- If f has an antiderivative, is bounded on closed finite subintervals of the domain and has a set of discontinuities of Lebesgue measure 0, then an antiderivative may be found by integration.
- If f has an antiderivative F on a closed interval [a,b], then for any choice of partition $a=x\_0=b\; math>,\; if\; one\; chooses\; sample\; points$ x\_i^*in[x\_\{i-1\},x\_i]$as\; specified\; by\; themean\; value\; theorem,\; then\; the\; corresponding\; Riemann\; sumtelescopesto\; the\; value$F(b)-F(a).

- $sum\_\{i=1\}^n\; f(x\_i^*)(x\_i-x\_\{i-1\})\; =\; sum\_\{i=1\}^n\; [F(x\_i)-F(x\_\{i-1\})]\; =\; F(x\_n)-F(x\_0)\; =\; F(b)-F(a)$

- However if the set of discontinuities of f has positive Lebesgue measure, a different choice of sample points $x\_i^*$ will give a significantly different value for the Riemann sum, no matter how fine the partition. See Example 4 below.

- The function
- $f(x)=2xsinleft(frac\{1\}\{x\}right)-cosleft(frac\{1\}\{x\}right)$

with $fleft(0right)=0$ is not continuous at $x=0$ but has the antiderivative

- $Fleft(xright)=x^2sinleft(frac\{1\}\{x\}right)$

with $Fleft(0right)=0$. Since f is bounded on closed finite intervals and is only discontinuous at 0, the antiderivative F may be obtained by integration: $F(x)=int\_0^x\; f(t),dt$.

- The function
- $f(x)=2xsinleft(frac\{1\}\{x^2\}right)-frac\{2\}\{x\}cosleft(frac\{1\}\{x^2\}right)$

with $fleft(0right)=0$ is not continuous at $x=0$ but has the antiderivative

- $F(x)=x^2sinleft(frac\{1\}\{x^2\}right)$

with $Fleft(0right)=0$. Unlike Example 1, f(x) is unbounded in any interval containing 0, so the Riemann integral is undefined.

- If f(x) is the function in Example 1 and F is its antiderivative, and $\{x\_n\}\_\{nge1\}$ is a dense countable subset of the open interval $left(-1,1right)$, then the function
- $g(x)=sum\_\{n=1\}^infty\; frac\{f(x-x\_n)\}\{2^n\}$

has as antiderivative

- $G(x)=sum\_\{n=1\}^infty\; frac\{F(x-x\_n)\}\{2^n\}.$

The set of discontinuities of g is precisely the set $\{x\_n\}\_\{nge1\}$. Since g is bounded on closed finite intervals and the set of discontinuities has measure 0, the antiderivative G may be found by integration.

- Let $\{x\_n\}\_\{nge1\}$ be a dense countable subset of the open interval $left(-1,1right)$. Consider the everywhere continuous strictly increasing function
- $F(x)=sum\_\{n=1\}^inftyfrac\{1\}\{2^n\}(x-x\_n)^\{1/3\}.$

It can be shown that

- $F\text{'}(x)=sum\_\{n=1\}^inftyfrac\{1\}\{3cdot2^n\}(x-x\_n)^\{-2/3\}$

for all values x where the series converges, and that the graph of F(x) has vertical tangent lines at all other values of x. In particular the graph has vertical tangent lines at all points in the set $\{x\_n\}\_\{nge1\}$.

Moreover $Fleft(xright)ge0$ for all x where the derivative is defined. It follows that the inverse function $G=F^\{-1\}$ is differentiable everywhere and that

- $gleft(xright)=G\text{'}left(xright)=0$

for all x in the set $\{F(x\_n)\}\_\{nge1\}$ which is dense in the interval $left[Fleft(-1right),Fleft(1right)right]$. Thus g has an antiderivative G. On the other hand, it can not be true that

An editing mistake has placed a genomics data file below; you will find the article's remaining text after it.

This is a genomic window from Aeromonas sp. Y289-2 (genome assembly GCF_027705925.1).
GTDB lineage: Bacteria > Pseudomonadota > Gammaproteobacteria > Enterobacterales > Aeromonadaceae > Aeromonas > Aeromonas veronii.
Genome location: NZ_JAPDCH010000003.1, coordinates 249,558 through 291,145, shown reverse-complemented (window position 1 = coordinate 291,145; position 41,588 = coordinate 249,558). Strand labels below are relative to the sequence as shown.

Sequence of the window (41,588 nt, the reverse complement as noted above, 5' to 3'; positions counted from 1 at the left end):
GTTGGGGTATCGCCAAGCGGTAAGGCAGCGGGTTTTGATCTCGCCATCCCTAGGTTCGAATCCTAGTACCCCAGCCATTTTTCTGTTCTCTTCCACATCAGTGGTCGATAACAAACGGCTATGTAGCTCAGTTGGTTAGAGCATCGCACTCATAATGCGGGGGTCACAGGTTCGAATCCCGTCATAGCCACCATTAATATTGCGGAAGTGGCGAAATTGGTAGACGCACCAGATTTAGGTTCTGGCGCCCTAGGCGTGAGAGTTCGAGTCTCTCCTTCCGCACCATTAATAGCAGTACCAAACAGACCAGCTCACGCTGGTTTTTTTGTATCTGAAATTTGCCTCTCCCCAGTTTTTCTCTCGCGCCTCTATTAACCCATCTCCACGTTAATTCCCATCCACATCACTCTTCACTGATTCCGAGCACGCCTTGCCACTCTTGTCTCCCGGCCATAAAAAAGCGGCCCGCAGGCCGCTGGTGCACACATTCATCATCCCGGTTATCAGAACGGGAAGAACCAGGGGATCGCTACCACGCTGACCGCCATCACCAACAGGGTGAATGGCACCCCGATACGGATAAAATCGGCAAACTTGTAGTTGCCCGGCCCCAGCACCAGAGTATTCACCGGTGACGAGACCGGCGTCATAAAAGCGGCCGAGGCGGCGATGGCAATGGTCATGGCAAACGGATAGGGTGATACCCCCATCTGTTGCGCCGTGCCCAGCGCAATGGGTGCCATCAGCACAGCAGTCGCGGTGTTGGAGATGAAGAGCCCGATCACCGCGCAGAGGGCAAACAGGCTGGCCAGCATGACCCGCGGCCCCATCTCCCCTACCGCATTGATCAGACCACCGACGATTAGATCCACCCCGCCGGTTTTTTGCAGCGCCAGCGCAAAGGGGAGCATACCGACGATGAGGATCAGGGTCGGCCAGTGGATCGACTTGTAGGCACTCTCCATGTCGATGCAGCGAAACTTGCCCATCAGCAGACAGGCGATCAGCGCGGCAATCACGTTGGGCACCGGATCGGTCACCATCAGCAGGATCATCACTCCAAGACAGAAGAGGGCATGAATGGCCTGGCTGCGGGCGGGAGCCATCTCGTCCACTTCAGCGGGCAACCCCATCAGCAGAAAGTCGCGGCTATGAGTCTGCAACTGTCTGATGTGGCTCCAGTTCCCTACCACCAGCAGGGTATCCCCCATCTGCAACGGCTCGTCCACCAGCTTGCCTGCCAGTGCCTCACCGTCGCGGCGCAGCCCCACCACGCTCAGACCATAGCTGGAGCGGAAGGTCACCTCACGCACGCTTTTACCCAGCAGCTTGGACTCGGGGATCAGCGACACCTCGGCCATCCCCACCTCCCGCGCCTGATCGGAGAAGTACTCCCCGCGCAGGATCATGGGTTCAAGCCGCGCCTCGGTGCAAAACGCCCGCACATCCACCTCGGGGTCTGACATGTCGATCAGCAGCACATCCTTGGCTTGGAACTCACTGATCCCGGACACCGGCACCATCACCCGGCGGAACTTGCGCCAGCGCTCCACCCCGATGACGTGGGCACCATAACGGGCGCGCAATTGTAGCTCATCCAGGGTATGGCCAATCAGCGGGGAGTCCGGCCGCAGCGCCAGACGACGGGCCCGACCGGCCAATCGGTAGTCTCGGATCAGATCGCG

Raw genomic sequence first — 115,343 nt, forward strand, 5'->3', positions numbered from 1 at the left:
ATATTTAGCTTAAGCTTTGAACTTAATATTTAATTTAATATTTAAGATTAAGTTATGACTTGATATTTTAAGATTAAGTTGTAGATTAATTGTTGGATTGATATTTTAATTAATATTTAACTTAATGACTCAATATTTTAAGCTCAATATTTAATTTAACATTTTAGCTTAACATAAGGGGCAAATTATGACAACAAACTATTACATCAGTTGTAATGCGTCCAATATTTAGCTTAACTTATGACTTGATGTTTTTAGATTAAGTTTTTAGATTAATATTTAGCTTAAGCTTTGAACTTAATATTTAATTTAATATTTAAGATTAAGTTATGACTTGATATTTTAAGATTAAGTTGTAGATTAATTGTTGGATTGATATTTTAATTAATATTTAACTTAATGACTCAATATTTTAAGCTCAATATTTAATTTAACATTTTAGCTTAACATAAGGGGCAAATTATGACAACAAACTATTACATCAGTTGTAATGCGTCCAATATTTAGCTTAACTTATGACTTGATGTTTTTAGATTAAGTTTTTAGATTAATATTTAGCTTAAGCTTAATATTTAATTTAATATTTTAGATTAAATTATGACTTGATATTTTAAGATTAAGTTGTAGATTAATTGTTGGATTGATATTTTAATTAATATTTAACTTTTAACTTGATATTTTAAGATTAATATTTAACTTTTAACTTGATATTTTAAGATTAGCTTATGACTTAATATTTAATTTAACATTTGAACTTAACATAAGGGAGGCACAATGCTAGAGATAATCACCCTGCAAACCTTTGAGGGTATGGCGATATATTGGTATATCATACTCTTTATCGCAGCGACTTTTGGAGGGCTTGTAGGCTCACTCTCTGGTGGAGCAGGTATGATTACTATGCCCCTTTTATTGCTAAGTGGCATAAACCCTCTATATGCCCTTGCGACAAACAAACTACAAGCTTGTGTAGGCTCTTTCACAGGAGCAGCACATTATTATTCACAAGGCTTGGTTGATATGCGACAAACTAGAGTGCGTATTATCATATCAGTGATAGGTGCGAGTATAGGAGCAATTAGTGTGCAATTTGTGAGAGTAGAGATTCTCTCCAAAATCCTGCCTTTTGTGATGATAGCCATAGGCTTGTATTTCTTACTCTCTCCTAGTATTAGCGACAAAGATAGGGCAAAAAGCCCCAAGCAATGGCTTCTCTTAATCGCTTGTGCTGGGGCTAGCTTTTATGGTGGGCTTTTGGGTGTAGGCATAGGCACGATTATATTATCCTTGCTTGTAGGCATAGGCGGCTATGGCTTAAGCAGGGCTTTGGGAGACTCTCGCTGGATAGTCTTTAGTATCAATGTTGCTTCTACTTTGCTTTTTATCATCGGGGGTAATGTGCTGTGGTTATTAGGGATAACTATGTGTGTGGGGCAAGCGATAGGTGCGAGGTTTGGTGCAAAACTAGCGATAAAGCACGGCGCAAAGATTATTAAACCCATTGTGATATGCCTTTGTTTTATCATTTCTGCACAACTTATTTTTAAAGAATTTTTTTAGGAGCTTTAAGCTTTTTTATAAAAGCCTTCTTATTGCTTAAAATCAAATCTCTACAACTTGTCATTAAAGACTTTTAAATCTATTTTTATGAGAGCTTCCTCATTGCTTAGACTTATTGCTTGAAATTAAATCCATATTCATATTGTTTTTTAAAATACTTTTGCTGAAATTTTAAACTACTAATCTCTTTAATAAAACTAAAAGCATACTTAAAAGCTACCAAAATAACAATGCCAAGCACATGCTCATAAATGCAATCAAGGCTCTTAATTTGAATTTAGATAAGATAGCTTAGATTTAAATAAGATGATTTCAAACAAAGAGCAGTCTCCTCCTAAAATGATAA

- $int\_\{F(-1)\}^\{F(1)\}g(x),dx=GF(1)-GF(-1)=2,$

since for any partition of $left[Fleft(-1right),Fleft(1right)right]$, one can choose sample points for the Riemann sum from the set $\{F(x\_n)\}\_\{nge1\}$, giving a value of 0 for the sum. It follows that g has a set of discontinuities of positive Lebesgue measure. Figure 1 on the right shows an approximation to the graph of g(x) where $\{x\_n=cos(n)\}\_\{nge1\}$ and the series is truncated to 8 terms. Figure 2 shows the graph of an approximation to the antiderivative G(x), also truncated to 8 terms. On the other hand if the Riemann integral is replaced by the Lebesgue integral, then Fatou's lemma or the dominated convergence theorem shows that g does satisfy the fundamental theorem of calculus in that context.

- In Examples 3 and 4, the sets of discontinuities of the functions g are dense only in a finite open interval $left(a,bright)$. However these examples can be easily modified so as to have sets of discontinuities which are dense on the entire real line $(-infty,infty)$. Let
- $lambda(x)\; =\; frac\{a+b\}\{2\}\; +\; frac\{b-a\}\{pi\}tan^\{-1\}(x).$

- Using a similar method as in Example 5, one can modify g in Example 4 so as to vanish at all rational numbers. If one uses a naive version of the Riemann integral defined as the limit of left-hand or right-hand Riemann sums over regular partitions, one will obtain that the integral of such a function g over an interval $left[a,bright]$ is 0 whenever a and b are both rational, instead of $Gleft(bright)-Gleft(aright)$. Thus the fundamental theorem of calculus will fail spectacularly.

- Introduction to Classical Real Analysis, by Karl R. Stromberg; Wadsworth, 1981 (see also)
- Historical Essay On Continuity Of Derivatives, by Dave L. Renfro; http://groups.google.com/group/sci.math/msg/814be41b1ea8c024

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Last updated on Thursday October 02, 2008 at 14:18:50 PDT (GMT -0700)